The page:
Naomi Fowler ■ Yet another “last chance” for Italian tax evaders to comply with the Italian tax code
Old Italian “habits” die hard, says Lecturer in Accounting and Taxation at Nottingham University Business School and member of the BEPS Monitoring Group Tommaso Faccio. As if the voluntary disclosure programme they offered citizens less than two years ago wasn’t bad enough, here comes yet another one, less than two years later…
We generally take a very dim view of tax amnesties. (The Italian government denies their latest move is a tax amnesty). We’ve written many times about how they’re short term palliatives that come at the expense of much larger long-term revenues. In any case, expectations of the revenue they might raise time and time again fall far short of the eventual reality. Just as importantly they damage democracy, reinforcing the sense that there’s one rule for the rich and powerful, and another rule for everyone else. And that’s whether it’s in Indonesia or the UK’s terrible tax deal with Switzerland, which offered an amnesty for people who had illegally stashed their cash in Swiss banks without paying tax on the income. We said at the time this reprehensible amnesty for criminal tax evaders was a very bad way to go and we were proved absolutely right.
Just this week Jersey has announced what it’s calling a “Voluntary Tax Disclosure Opportunity” in 2017, so Jersey taxpayers can ‘bring their tax affairs up-to-date’ before “penalties are strengthened”.
Now we hand over to Tommaso Faccio for his analysis of Italy’s latest ‘last chance’ amnesty.
Italy has a long history of tax amnesty programmes established under a broad variety of names and rules. Interestingly, every new programme has been described as “the last chance” for tax evaders to comply with the Italian tax code.
The draft Italian 2017 Budget approved on October 15 includes, in addition to the reduction of the headline corporation tax rates for businesses from 27.5 per cent to 24 per cent, a controversial reopening of the voluntary disclosure programme which is expected to yield around €2.6bn.
Under the previous voluntary disclosure programme, which closed on November 30 2015, having provided €4bn in additional tax revenue, participants had to agree to pay all outstanding taxes when declaring their undeclared assets held in offshore banks, but were subject to much-reduced administrative and criminal penalties.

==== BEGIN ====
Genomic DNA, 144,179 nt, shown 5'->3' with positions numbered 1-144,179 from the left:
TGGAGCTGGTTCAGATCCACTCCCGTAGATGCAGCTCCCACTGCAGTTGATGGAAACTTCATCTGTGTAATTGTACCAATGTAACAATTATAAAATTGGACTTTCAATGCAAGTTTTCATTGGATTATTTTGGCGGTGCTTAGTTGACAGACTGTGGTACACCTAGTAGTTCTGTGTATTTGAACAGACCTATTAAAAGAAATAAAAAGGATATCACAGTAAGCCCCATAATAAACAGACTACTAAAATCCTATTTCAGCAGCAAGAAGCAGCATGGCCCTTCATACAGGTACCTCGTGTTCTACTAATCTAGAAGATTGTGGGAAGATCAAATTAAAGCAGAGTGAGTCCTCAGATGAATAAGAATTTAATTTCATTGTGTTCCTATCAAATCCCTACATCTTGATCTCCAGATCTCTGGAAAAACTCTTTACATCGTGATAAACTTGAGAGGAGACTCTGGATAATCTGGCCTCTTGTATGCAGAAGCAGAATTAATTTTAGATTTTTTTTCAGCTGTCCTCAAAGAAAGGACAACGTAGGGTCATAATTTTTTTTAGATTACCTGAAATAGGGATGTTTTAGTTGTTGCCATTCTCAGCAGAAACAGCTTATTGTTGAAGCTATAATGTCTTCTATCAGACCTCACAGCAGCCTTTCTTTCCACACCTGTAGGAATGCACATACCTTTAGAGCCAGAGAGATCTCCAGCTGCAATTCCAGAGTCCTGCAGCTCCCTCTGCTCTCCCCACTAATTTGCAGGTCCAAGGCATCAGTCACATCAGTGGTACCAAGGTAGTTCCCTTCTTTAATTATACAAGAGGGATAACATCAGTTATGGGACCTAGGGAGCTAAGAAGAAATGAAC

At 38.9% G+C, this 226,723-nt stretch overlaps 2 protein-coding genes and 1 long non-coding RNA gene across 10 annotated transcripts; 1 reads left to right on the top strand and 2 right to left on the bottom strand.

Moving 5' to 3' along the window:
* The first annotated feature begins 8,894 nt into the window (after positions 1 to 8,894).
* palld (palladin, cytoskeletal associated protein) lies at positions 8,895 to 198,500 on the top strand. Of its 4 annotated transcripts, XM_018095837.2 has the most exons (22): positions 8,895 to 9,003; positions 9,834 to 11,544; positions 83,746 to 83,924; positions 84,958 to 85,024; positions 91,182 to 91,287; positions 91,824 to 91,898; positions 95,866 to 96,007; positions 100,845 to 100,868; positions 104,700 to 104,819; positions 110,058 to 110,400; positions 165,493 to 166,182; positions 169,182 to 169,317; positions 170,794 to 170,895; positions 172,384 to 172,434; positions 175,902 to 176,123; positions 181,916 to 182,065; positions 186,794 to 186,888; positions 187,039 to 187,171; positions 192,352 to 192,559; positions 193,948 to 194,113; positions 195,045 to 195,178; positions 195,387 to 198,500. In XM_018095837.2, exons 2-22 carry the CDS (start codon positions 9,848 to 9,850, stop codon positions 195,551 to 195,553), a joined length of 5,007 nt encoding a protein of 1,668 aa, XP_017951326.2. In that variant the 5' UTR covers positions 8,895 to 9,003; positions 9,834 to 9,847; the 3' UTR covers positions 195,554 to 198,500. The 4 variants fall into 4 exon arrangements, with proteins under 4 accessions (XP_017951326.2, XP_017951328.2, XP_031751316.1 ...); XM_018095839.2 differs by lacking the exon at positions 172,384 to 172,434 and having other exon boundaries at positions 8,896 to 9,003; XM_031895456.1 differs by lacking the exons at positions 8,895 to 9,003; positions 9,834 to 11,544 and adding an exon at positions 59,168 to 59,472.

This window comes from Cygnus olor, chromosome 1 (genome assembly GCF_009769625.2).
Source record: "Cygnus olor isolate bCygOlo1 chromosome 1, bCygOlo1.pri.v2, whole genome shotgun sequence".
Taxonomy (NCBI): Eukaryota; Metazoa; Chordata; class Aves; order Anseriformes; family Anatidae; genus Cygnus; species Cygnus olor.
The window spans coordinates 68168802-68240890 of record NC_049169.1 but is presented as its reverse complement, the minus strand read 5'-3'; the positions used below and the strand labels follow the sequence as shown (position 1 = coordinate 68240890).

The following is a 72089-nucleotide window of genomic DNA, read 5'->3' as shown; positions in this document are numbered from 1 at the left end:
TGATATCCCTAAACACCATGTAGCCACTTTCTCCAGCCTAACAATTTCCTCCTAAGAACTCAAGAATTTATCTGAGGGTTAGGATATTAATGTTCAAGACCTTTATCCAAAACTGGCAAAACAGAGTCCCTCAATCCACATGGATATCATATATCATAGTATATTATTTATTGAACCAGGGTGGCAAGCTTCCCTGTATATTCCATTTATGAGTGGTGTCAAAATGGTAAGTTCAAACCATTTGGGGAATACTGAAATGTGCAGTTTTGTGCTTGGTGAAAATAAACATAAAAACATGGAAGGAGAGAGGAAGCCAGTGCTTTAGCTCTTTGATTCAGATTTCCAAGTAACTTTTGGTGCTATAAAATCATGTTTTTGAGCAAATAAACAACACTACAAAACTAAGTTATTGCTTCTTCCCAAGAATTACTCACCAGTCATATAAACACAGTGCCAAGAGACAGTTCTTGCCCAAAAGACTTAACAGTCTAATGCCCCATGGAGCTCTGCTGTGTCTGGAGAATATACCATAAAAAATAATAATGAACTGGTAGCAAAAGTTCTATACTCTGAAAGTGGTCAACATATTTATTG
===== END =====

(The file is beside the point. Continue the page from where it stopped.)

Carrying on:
Under the previous voluntary disclosure programme, it was also difficult to determine at the outset the effective tax rate to be applied to the undeclared assets, which was agreed on a case by case basis.
In its revised form, the new voluntary disclosure programme is based on two flat rates of 15% and 35%, significantly lower rates than what was on offer under the previous voluntary disclosures programme and to make things worse, its scope is extended to undeclared cash.
The Italian government has stressed that the terms of the voluntary disclosure programme are “a long way from being comparable to a tax amnesty”, but the risk that this undeclared cash is linked to activities such as money laundering, corruption and other illegal activities is high.
Whilst the participants to the programme would have to self-declare that the source of cash is not from illegal activities and the tax authorities are allowed to start an investigative procedure if they don’t believe the participants’ declaration, ensuring that the source of cash is from legal activities is likely to prove complex in many cases.
The renewal of the disclosure facility programme is of course good news for tax evaders, but it sends all the wrong signals for a government that has recently agreed automatic exchange of information agreements with a number of tax havens including Switzerland, Monte Carlo, Liechtenstein and the Cayman Islands to fight tax evasion, which runs to about €90bn a year according to the government’s own estimates.
A number of Agenzie delle Entrate’s (the Italian tax authorities) personnel have condemned this move, as it is likely to put pressure on an already stretched organisation which is dealing with outstanding tax debts of about €780bn.
There is also therefore a high risk that the voluntary disclosure programme will yield less than the amount included in the draft budget. When the first voluntary disclosure programme was announced at the end of 2014, it was originally costed to raise about €6.5bn, but in fact only raised about €4bn. This stark difference between expectation and reality when it comes to voluntary disclosure programmes is not unique to Italy.
The inability to successfully work through the additional cases on top of existing workloads was claimed as one of the reasons why the UK tax authorities lowered the amount it expected to raise from its disclosure facility with some of their crown dependencies launched in 2013, which was originally estimated to raise about £1bn, but earlier this year that was lowered to around £270m.
Voluntary disclosures are also detrimental in the long-term, as they significantly reduce the compliance incentive for other tax payers. The expectation is that whilst there will be additional taxes recouped through the voluntary disclosures in 2017, this will be followed by a significant drop from 2018 onwards, as taxpayers come to expect that a new voluntary disclosure programme will be announced in the future.
 OECD Italy’s tax administration review, February 2016.